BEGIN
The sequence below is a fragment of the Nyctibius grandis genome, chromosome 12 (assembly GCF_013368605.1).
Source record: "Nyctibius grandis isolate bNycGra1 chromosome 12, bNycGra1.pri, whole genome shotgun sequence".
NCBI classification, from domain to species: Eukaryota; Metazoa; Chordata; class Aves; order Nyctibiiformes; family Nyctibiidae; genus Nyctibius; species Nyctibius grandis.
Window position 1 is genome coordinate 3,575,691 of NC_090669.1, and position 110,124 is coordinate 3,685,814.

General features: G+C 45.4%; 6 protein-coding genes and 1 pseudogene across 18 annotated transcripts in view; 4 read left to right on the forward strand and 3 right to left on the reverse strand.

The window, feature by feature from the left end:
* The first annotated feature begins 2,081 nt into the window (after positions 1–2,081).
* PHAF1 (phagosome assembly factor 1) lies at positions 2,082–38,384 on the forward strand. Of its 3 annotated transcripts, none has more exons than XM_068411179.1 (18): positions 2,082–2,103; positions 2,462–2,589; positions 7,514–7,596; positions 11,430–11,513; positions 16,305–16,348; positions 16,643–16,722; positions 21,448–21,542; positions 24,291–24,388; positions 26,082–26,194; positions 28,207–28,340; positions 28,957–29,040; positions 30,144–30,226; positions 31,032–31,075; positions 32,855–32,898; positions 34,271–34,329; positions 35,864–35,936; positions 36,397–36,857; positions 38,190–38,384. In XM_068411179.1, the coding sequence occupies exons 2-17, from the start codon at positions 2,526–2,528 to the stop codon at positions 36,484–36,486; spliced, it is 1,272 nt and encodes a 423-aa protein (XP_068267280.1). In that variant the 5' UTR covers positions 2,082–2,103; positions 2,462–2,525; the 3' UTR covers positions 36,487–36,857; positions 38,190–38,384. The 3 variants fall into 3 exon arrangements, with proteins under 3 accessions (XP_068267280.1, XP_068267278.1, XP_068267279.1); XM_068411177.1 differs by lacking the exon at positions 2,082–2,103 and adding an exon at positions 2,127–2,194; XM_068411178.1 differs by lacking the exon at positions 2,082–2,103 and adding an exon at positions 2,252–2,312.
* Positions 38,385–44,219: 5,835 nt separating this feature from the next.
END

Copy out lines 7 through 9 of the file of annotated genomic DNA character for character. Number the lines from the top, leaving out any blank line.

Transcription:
* The first annotated feature begins 2,081 nt into the window (after positions 1–2,081).
* PHAF1 (phagosome assembly factor 1) lies at positions 2,082–38,384 on the forward strand. Of its 3 annotated transcripts, none has more exons than XM_068411179.1 (18): positions 2,082–2,103; positions 2,462–2,589; positions 7,514–7,596; positions 11,430–11,513; positions 16,305–16,348; positions 16,643–16,722; positions 21,448–21,542; positions 24,291–24,388; positions 26,082–26,194; positions 28,207–28,340; positions 28,957–29,040; positions 30,144–30,226; positions 31,032–31,075; positions 32,855–32,898; positions 34,271–34,329; positions 35,864–35,936; positions 36,397–36,857; positions 38,190–38,384. In XM_068411179.1, the coding sequence occupies exons 2-17, from the start codon at positions 2,526–2,528 to the stop codon at positions 36,484–36,486; spliced, it is 1,272 nt and encodes a 423-aa protein (XP_068267280.1). In that variant the 5' UTR covers positions 2,082–2,103; positions 2,462–2,525; the 3' UTR covers positions 36,487–36,857; positions 38,190–38,384. The 3 variants fall into 3 exon arrangements, with proteins under 3 accessions (XP_068267280.1, XP_068267278.1, XP_068267279.1); XM_068411177.1 differs by lacking the exon at positions 2,082–2,103 and adding an exon at positions 2,127–2,194; XM_068411178.1 differs by lacking the exon at positions 2,082–2,103 and adding an exon at positions 2,252–2,312.
* Positions 38,385–44,219: 5,835 nt separating this feature from the next.